Despite the illustration showing what appears to be absolutely nothing being filmed on a blank white set, this was something of a boom time for standalone television drama, with new Dennis Potter, David Turner and N.F. Simpson works in the offing, not to mention The Wednesday Play, Theatre 625 and Thirty-Minute Theatre continuing apace. So much so, in fact, that it's nigh on impossible to come up with any pithy or perceptive observations about any of it. 1965 was slap bang in the middle of a time when everyone involved at every level treated television drama with the utmost seriousness and many believed it would come to be the benchmark by which all other artforms would be judged. Until television was invented by HBO in 1990, that is.

There's something oddly melancholy about seeing the Home Service, the Light Programme and the Third Programme proudly announcing their brand new autumnal wares, blissful in their lack of awareness of the fact that they wouldn't really exist for very much longer. Nonetheless, there were some clues that all was not well across the pre-Flowers In The Rain wavelengths, not least the Home Service announcement that longstanding Current Affairs cornerstone The World At One was being replaced by the essentially identical This Time Of Day, accompanied by small print-esque statements about their most popular shows being shunted around the schedules. Things seemed a bit brighter - well, obviously - over on the Light Programme, with the launch of the Andrew Sachs co-penned Dear Girls, a fascinating-sounding daily soap set in the 'happening' world of fashion models and photographers. Over on the Third Programme, heavyweight epic The Thirties In Britain looks at the anxieties and intellectual climate that led up to what they tactfully refer to as 'strife', and considers whether there are any parallels with events in Britain in the early to mid-sixties. There is absolutely no reason to dig this series out of the Sound Archive and give it another airing now, obviously. Meanwhile, while there's no doubt that companion series The Negro In America was well-intentioned... well, it was a different time. Anyway, on a lighter matter, get a load of those illustrations. Radio Times was absolutely full of this sort of throwaway Pop Art/Post-Advertising icon-heavy visual collision, which probably went mostly unnoticed by people looking to see when Hardluck Hall was on, but is the sort of thing that really ought to be collected into one of those big lavish hardback books now.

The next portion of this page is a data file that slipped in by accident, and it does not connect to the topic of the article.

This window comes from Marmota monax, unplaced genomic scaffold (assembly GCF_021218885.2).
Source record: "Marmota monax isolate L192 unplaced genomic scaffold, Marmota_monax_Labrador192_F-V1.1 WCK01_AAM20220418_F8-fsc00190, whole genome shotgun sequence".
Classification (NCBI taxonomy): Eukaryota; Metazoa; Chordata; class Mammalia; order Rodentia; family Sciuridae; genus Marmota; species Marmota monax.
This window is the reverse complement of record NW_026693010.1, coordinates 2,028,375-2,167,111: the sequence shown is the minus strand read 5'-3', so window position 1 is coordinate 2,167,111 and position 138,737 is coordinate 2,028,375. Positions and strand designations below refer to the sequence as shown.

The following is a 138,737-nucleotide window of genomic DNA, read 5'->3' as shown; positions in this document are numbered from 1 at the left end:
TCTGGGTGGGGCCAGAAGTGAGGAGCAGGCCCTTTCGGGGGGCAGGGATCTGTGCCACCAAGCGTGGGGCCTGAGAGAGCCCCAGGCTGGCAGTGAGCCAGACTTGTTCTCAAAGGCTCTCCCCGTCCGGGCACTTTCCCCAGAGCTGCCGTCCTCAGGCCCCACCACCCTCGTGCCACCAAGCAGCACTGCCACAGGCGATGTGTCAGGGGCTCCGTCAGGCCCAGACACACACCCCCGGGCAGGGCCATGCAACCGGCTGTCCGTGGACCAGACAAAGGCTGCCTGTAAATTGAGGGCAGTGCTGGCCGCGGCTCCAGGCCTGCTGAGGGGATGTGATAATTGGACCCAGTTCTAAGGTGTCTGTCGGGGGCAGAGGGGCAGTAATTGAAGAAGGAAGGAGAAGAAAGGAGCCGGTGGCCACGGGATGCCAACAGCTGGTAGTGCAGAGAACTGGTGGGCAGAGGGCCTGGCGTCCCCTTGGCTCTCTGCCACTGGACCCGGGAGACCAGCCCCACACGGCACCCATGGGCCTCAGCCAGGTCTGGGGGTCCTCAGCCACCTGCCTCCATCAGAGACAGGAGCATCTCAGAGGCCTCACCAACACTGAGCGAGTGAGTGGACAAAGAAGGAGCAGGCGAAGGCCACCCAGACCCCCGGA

Following the blockbusting news that the BBC will keep showing Westerns on Saturdays and 'A Film' on Tuesdays, there's more or less the same bafflingly-fanfared lack of innovation on display in sporting coverage, though admittedly the fact that there had never been a fully televised rugby season prior to 1965 does come as something of a surprise. Nature and Science lovers get to look forward to a similarly welcome but hardly thrillingly new line-up boasting the return of Horizon, Tomorrow's World and Look, while Variety boasts the all-new up-and-coming eight millionth series apiece of Billy Cotton's Music Hall, The Good Old Days and the sodding Black And White Minstrel Show. There's also yet another plug for Nina And Frederik on Show Of The Week. Someone must have REALLY been a fan.

Under the bafflingly mismatched Sam-Tyler-Meets-Captain-Zep heading of 'Spies... Cops... Spacemen', and in amongst a head-walloping array of clashing fonts, we get to possibly the most fascinating corner of this Autumn Preview. Alongside the expected likes of Dixon Of Dock Green and Z-Cars, there are three new series that speak volumes about where the UK - and the BBC - had its head 'at' circa 1965; imported procedural drama Arrest And Trial getting yanked over to the main channel after a well-recieved showing on BBC2, Dinsdale Landen fighting the Cold War undercover in the ficititious Soviet state Amalia in The Mask Of Janus, and full-blown paranoia as an electrical engineer gets falsely accused of spying in Moscow in An Enemy Of The State, with only the launch of BBC2 sci-fi anthology series Out Of The Unknown on hand to justify the 'Spacemen' tag. And it didn't even have that many spacemen in. 'The Past' promises a standard array of historical documentaries alongside BBC2 clip show Plunder, which intends to raid the BBC Archive for 'recordings of pre-1955 television programmes'. It's astonishing, frankly, that they'd survived long enough to be trawled for clip shows, and deeply ironic in turn that the clip shows in question have long since been wiped. 'Series' concentrates its efforts on promoting two new, erm, series - Jimmy Hill technically-advised weekly chronicle of the trials and tribulations of a second division football team United!, and city-types-go-rural gritty social issue hard-hitter The Newcomers, both of which ran to hundreds of editions yet only five of the latter now survive, along with absolutely nothing of the former. Unless anyone and their 'lockup' knows different. Finally, as well as a roster of returning Children's Programmes that includes - ha! - Doctor Who, younger viewers can also look forward to 'quirky' American cartoon that wasn't Hector Heathcote, unappealingly titled folk song showcase Dance And Skylark, and the first of approximately eighty four billion Radio Times billings for The Adventures Of Robinson Crusoe. They're also the only ones not to get an illustration, which seems a tad unfair given that the 'Series' one is almost as big as the boxout itself.

Anyway, that's Autumn on the BBC, and hopefully you'll have found loads of things that you want to watch. And Nina and Frederik. Incidentally, yes, I did know that the cover at the top of this article dates from 1966. It just looked a bit more eyecatching and in tune with the mood and tone than the genuine article. And if misleading viewers about contents isn't the true spirit of Autumn, then I don't know what is.

If you've enjoyed this article, you can find lots about sixties television in Not On Your Telly, which is available in paperback here or from the Kindle Store here.